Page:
Every night, once I’d completed my nonfiction requirements, I wrote my mysteries. Nights let me escape and think characterization, emotion, setting and storyline. I knew my biological clock and its preferences. I gave myself a minimal length of time to write creatively.

That was a decade ago. Today, FundsforWriters.com is fourteen years old with 35,000 subscribers. I’m also author of The Carolina Slade Mystery Series, contracted with Bell Bridge Books. Lowcountry Bribe was the first in the series, released February 2012. Tidewater Murder, book two, comes out in April 2013. Palmetto Poison, book three, is tentatively planned for early 2014. I’m pleased as punch, but admittedly, I wouldn’t have published my fiction if not for the discipline developed in my nonfiction career.

1) My writing matured.
Writing so many articles, keeping so many deadlines, and tightening pieces to specific word counts gave me a more skilled, agile, practical knowledge of words. It doesn’t matter what you write, you improve your writing abilities with it. Each word on paper is one step closer to marketable talent.

2) My editing matured.
Under deadline I developed an eye for effective turns of phrase. I quickly grasped passive voice, hooks, metaphors and how to efficiently complete a thought. Punctuation, verb choice and minimal use of adverbs became natural to me.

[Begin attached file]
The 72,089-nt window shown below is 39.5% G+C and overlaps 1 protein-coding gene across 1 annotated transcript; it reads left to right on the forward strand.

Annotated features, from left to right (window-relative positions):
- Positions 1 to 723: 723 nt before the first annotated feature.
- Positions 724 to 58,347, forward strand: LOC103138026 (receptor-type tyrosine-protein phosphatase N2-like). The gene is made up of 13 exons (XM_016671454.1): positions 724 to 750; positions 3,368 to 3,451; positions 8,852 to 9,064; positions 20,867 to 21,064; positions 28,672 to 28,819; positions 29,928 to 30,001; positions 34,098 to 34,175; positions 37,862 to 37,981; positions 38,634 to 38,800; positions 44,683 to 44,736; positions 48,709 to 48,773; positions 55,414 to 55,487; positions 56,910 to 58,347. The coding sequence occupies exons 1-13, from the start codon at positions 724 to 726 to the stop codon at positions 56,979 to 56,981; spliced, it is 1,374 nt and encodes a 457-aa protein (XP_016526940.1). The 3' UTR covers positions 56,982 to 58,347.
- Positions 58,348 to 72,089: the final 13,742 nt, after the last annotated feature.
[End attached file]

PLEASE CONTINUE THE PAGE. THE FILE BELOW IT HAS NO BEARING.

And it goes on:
3) My voice took root.
Nonfiction writers need recognition amidst the fray of other nonfiction writers, just as fiction authors fight for their places with readers. We twist sentences to be slick and wise. We learn to make a point more succinctly, more cleverly than the next guy. Over the years, after penning so many magazine features and essays for FundsforWriters (two to four per week), I awoke one night with the realization that my novel needed to be in first person, like the hundreds of essays I’d written. That sarcasm, pithy phrasing and pointed messaging from my essays was actually my voice, and those traits soon assumed their places in my fiction, making my protagonist a power to be reckoned with.

You can juggle fiction and nonfiction in your career. However, you need more than a storytelling aptitude. You need organization, diligence, and the ingenuity to recognize how to give each skillset its proper time, place, and respect in your writing life.

BIO
C. Hope Clark is author of The Carolina Slade Mystery Series (www.chopeclark.com) and editor of FundsforWriters.com (www.fundsforwriters.com) . She lives on the banks of Lake Murray in beautiful South Carolina.

Image: Freedigitalphotos.net

16 comments:

  1. A special thanks to Hope for this "double dose" post, (the second this month) as a part of my Women's History Month tribute. Great food for thought here.

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    1. Glad to be a part of this, Jennifer. It's a neat, crisp, informative blog, and you go a great job.

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    2. Be still my heart...thanks, Hope. :-)